Preserved Animals and Species Provide a Wealth of Learning Opportunities
Nestled within the University of Wisconsin campus in Madison lies a hidden gem, the Zoological Museum. This unassuming building houses a vast collection of preserved animals, bugs, and species that offer a glimpse into the rich tapestry of our planet’s history. While it may not be open to the public, this treasure trove of knowledge serves as a vital resource for students, researchers, and instructors alike, providing invaluable learning and teaching opportunities across various fields.
A Haven for Researchers and Students Alike
Within the Zoological Museum, students like Mason Polencheck, who is studying microbiology and zoology, find themselves immersed in a world of fascination and discovery. Polencheck’s research project on mud puppies, a type of salamander, has led him to explore the museum’s extensive collection. His focus lies in testing these amphibians for the chytrid fungus, a disease that poses a significant threat to their survival. With an abundance of amphibians to analyze, the museum proves to be a research jackpot for Polencheck and his peers.
Cabinets Overflowing with History and Wonder
Venturing deeper into the museum, one is greeted by cabinets and drawers brimming with bones, skins, and preserved animals of all kinds. Each specimen serves as a window into the past, offering insights into the diversity and evolution of life on Earth. From the delicate wings of butterflies to the intricate skeletons of larger mammals, the collection is a testament to the wonders of the natural world.
A Hidden Gem for a Select Few
Despite its vast array of educational resources, the Zoological Museum remains relatively unknown to the public. Its existence often eludes the casual observer, making it an untapped and unused resource for many. However, for those fortunate enough to discover its hidden halls, the museum becomes a haven of knowledge and inspiration.
A Collaborative Effort
Laura Monahan, the associate director of UW’s Zoological Museum, oversees the preservation and organization of over 750,000 specimens. These treasures come from a variety of sources, including wildlife rehabilitation centers, the Department of Natural Resources, and zoos. Collaborations with nearby zoos, such as the Henry Vilas Zoo, the Milwaukee County Zoo, and the Racine Zoo, further enrich the museum’s collection. Veterinarians seeking to study specific animal anatomy often request access to the museum’s specimens, ensuring they are well-prepared for their work with exotic creatures.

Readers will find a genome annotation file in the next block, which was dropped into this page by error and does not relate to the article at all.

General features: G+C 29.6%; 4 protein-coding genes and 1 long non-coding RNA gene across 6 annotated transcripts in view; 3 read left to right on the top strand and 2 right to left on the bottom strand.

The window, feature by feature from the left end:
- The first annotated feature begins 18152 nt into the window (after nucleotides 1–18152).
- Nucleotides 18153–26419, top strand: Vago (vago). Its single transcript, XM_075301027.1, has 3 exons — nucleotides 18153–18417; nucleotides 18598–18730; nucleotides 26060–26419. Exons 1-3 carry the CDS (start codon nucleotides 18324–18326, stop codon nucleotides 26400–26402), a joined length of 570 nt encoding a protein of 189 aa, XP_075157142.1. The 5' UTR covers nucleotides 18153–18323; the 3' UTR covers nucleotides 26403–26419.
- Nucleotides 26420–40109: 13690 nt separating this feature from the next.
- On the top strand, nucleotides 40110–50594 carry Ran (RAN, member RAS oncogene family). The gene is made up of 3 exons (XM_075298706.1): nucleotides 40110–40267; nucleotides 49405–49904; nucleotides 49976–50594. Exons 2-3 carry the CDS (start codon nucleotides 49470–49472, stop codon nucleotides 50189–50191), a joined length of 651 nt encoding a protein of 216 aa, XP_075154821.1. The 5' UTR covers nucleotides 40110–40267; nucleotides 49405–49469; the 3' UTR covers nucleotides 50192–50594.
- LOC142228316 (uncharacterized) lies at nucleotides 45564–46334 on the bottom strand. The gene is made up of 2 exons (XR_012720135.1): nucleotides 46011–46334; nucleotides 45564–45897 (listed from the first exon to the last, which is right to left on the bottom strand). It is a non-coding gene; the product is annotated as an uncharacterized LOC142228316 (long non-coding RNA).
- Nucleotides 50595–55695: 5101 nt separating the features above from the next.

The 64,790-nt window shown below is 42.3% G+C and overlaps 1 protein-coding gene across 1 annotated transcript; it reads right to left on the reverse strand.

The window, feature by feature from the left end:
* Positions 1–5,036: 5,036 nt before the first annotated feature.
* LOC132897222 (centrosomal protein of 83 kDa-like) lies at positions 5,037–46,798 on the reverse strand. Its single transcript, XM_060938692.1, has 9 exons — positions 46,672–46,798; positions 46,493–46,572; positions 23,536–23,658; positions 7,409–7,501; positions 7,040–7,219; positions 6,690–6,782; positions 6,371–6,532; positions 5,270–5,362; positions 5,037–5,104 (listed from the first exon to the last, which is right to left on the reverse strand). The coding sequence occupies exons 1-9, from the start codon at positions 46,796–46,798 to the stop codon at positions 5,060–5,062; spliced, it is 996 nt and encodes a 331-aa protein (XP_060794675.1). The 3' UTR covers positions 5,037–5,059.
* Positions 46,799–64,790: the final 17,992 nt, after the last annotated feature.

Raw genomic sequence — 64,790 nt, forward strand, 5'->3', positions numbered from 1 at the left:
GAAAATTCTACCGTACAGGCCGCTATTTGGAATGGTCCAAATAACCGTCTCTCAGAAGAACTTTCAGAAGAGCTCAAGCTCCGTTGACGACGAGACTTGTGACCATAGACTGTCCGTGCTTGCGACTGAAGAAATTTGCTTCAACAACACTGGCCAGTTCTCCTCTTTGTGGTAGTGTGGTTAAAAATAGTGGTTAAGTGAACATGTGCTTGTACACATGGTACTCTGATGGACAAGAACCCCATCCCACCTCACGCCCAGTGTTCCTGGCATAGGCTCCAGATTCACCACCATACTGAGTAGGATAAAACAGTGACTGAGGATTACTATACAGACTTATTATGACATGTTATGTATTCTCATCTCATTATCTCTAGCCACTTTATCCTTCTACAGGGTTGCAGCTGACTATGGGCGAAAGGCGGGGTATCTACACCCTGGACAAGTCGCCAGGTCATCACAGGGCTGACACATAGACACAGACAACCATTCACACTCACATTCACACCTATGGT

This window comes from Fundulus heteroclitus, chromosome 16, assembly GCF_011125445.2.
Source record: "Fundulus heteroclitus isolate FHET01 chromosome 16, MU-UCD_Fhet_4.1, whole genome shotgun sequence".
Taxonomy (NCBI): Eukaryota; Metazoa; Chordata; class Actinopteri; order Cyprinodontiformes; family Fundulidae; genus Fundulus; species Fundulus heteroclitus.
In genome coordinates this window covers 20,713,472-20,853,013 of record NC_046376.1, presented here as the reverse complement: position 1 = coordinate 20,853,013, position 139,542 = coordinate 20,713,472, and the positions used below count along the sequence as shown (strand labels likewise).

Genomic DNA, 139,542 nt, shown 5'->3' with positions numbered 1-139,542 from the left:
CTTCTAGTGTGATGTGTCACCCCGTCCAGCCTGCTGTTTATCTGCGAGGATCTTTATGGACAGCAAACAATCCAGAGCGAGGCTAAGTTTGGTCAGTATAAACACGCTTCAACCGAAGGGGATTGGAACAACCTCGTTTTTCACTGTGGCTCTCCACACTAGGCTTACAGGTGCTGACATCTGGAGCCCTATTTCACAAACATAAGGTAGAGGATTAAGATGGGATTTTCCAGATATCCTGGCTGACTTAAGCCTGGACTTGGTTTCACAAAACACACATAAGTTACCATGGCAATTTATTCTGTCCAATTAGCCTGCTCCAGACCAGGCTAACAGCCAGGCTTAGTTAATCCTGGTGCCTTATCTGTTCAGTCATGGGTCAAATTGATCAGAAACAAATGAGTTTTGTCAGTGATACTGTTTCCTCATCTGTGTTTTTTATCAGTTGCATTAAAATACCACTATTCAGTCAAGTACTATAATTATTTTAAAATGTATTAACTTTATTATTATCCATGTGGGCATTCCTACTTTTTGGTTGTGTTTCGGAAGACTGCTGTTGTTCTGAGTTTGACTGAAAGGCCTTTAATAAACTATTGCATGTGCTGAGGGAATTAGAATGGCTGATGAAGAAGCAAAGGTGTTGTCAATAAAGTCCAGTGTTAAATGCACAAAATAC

A Hub of Learning and Teaching
The Zoological Museum serves as a vital learning tool for diverse fields, including biology and history. Beyond its role in research, the museum also plays a part in shaping the next generation of museum directors. Monahan teaches to Museum Studies, imparting her knowledge and passion to aspiring curators. The museum’s mission extends beyond being a repository of artifacts; it aims to make its resources available to researchers and the public, despite the limitations imposed by its small staff.
UW’s Zoological Museum stands as a testament to the importance of preserving and studying the natural world. From its vast collection of preserved animals and species to its role in educating future museum professionals, the museum provides a wealth of knowledge and inspiration. While its doors may not be open to the public, the impact of this hidden gem reverberates through the halls of academia, ensuring that the wonders of the natural world are not forgotten. As researchers like Mason Polencheck delve into the museum’s depths, they uncover new information and pave the way for a future where understanding and protecting our planet’s biodiversity is paramount.